The general public, and even many men in positions of authority, have not realized what would be involved in a war with nuclear bombs. The general public still thinks in terms of the obliteration of cities. It is understood that the new bombs are more powerful than the old, and that, while one A-bomb could obliterate Hiroshima, one H-bomb could obliterate the largest cities, such as London, New York, and Moscow.

No doubt in an H-bomb war great cities would be obliterated. But this is one of the minor disasters that would have to be faced. If everybody in London, New York, and Moscow were exterminated, the world might, in the course of a few centuries, recover from the blow. But we now know, especially since the Bikini test, that nuclear bombs can gradually spread destruction over a very much wider area than had been supposed.

It is stated on very good authority that a bomb can now be manufactured which will be 2,500 times as powerful as that which destroyed Hiroshima. Such a bomb, if exploded near the ground or under water, sends radio-active particles into the upper air. They sink gradually and reach the surface of the earth in the form of a deadly dust or rain. It was this dust which infected the Japanese fishermen and their catch of fish.

No one knows how widely such lethal radio- active particles might be diffused, but the best authorities are unanimous in saying that a war with H-bombs might possibly put an end to the human race. It is feared that if many H-bombs are used there will be universal death, sudden only for a minority, but for the majority a slow torture of disease and disintegration.

Many warnings have been uttered by eminent men of science and by authorities in military strategy. None of them will say that the worst results are certain. What they do say is that these results are possible, and no one can be sure that they will not be realized. We have not yet found that the views of experts on this question depend in any degree upon their politics or prejudices. They depend only, so far as our researches have revealed, upon the extent of the particular expert’s knowledge. We have found that the men who know most are the most gloomy.

Here, then, is the problem which we present to you, stark and dreadful and inescapable: Shall we put an end to the human race; or shall mankind renounce war? People will not face this alternative because it is so difficult to abolish war.

The abolition of war will demand distasteful limitations of national sovereignty. But what perhaps impedes understanding of the situation more than anything else is that the term “mankind” feels vague and abstract. People scarcely realize in imagination that the danger is to themselves and their children and their grandchildren, and not only to a dimly apprehended humanity. They can scarcely bring themselves to grasp that they, individually, and those whom they love are in imminent danger of perishing agonizingly. And so they hope that perhaps war may be allowed to continue provided modern weapons are prohibited.

This hope is illusory. Whatever agreements not to use H-bombs had been reached in time of peace, they would no longer be considered binding in time of war, and both sides would set to work to manufacture H-bombs as soon as war broke out, for, if one side manufactured the bombs and the other did not, the side that manufactured them would inevitably be victorious.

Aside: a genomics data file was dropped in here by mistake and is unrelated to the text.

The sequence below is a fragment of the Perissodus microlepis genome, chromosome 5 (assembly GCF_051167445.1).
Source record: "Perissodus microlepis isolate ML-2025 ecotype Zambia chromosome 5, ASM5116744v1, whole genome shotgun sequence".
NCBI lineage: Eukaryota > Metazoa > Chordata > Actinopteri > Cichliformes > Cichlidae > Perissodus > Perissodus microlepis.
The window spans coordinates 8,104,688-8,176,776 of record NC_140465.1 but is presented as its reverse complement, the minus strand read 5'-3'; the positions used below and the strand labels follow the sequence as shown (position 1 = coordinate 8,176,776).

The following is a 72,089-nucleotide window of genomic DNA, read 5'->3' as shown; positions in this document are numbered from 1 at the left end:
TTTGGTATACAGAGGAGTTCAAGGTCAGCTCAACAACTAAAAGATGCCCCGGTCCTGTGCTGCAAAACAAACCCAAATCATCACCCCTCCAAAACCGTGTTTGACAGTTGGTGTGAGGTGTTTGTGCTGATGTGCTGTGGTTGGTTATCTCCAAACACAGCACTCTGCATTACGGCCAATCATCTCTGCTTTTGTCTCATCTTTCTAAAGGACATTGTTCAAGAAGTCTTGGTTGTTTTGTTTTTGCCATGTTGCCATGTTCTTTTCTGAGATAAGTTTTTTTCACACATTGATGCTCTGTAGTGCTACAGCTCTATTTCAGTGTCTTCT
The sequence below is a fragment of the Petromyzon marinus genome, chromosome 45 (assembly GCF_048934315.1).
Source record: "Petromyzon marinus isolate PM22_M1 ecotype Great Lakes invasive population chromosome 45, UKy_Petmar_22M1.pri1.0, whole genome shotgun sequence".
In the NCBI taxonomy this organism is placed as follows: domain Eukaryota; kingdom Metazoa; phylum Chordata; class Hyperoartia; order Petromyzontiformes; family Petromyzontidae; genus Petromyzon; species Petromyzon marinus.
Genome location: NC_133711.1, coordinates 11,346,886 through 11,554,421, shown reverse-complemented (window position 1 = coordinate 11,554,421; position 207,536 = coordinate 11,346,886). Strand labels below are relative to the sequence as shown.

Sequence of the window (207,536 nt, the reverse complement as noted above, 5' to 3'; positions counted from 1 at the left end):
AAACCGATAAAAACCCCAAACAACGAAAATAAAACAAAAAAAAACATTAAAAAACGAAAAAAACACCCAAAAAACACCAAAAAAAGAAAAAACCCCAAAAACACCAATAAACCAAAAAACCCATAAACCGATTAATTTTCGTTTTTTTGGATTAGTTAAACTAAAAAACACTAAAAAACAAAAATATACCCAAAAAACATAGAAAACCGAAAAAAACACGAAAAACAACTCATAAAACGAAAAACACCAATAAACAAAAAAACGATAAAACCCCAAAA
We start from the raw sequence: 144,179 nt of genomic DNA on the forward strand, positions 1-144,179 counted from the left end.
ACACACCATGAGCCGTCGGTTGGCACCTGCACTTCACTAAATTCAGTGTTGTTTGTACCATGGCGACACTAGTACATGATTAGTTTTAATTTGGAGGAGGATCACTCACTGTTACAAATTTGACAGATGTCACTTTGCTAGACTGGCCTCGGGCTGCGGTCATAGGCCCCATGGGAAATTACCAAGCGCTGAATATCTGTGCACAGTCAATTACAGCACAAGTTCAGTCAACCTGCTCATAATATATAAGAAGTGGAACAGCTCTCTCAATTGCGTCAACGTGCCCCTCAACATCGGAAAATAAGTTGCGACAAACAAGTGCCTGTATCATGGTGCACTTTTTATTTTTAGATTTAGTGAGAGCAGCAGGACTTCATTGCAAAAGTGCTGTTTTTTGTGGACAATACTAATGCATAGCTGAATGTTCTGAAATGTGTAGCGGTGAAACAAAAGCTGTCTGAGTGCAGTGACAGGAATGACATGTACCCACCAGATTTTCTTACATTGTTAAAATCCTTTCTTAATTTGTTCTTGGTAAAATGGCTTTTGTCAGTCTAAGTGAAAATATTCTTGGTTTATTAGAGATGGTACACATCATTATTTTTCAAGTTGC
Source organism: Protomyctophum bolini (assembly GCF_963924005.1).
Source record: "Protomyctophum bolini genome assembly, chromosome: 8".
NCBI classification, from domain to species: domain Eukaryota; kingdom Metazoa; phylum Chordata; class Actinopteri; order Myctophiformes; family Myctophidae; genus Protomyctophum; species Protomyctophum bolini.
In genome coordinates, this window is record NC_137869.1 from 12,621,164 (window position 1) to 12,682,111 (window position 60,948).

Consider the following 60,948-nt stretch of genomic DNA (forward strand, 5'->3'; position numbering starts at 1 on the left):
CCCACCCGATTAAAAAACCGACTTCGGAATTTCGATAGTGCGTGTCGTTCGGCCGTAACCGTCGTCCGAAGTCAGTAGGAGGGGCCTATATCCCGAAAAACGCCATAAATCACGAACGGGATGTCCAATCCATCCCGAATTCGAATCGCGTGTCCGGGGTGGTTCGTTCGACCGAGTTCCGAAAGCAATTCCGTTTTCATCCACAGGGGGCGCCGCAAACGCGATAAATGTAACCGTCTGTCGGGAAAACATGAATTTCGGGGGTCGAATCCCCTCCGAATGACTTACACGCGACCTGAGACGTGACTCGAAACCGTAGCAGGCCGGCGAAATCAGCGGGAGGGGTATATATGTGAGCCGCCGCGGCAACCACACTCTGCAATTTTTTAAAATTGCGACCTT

Although an agreement to renounce nuclear weapons as part of a general reduction of armaments would not afford an ultimate solution, it would serve certain important purposes. First: any agreement between East and West is to the good in so far as it tends to diminish tension. Second: the abolition of thermo-nuclear weapons, if each side believed that the other had carried it out sincerely, would lessen the fear of a sudden attack in the style of Pearl Harbour, which at present keeps both sides in a state of nervous apprehension. We should, therefore, welcome such an agreement though only as a first step.

Most of us are not neutral in feeling, but, as human beings, we have to remember that, if the issues between East and West are to be decided in any manner that can give any possible satisfaction to anybody, whether Communist or anti-Communist, whether Asian or European or American, whether White or Black, then these issues must not be decided by war. We should wish this to be understood, both in the East and in the West.

There lies before us, if we choose, continual progress in happiness, knowledge, and wisdom. Shall we, instead, choose death, because we cannot forget our quarrels? We appeal, as human beings, to human beings: Remember your humanity, and forget the rest. If you can do so, the way lies open to a new Paradise; if you cannot, there lies before you the risk of universal death.


We invite this Congress, and through it the scientists of the world and the general public, to subscribe to the following resolution:

“In view of the fact that in any future world war nuclear weapons will certainly be employed, and that such weapons threaten the continued existence of mankind, we urge the Governments of the world to realize, and to acknowledge publicly, that their purpose cannot be furthered by a world war, and we urge them, consequently, to find peaceful means for the settlement of all matters of dispute between them.”

Max Born | Perry W. Bridgman | Albert Einstein | Leopold Infeld | Frederic Joliot-Curie | Herman J. Muller | Linus Pauling | Cecil F. Powell | Joseph Rotblat | Bertrand Russell | Hideki Yukawa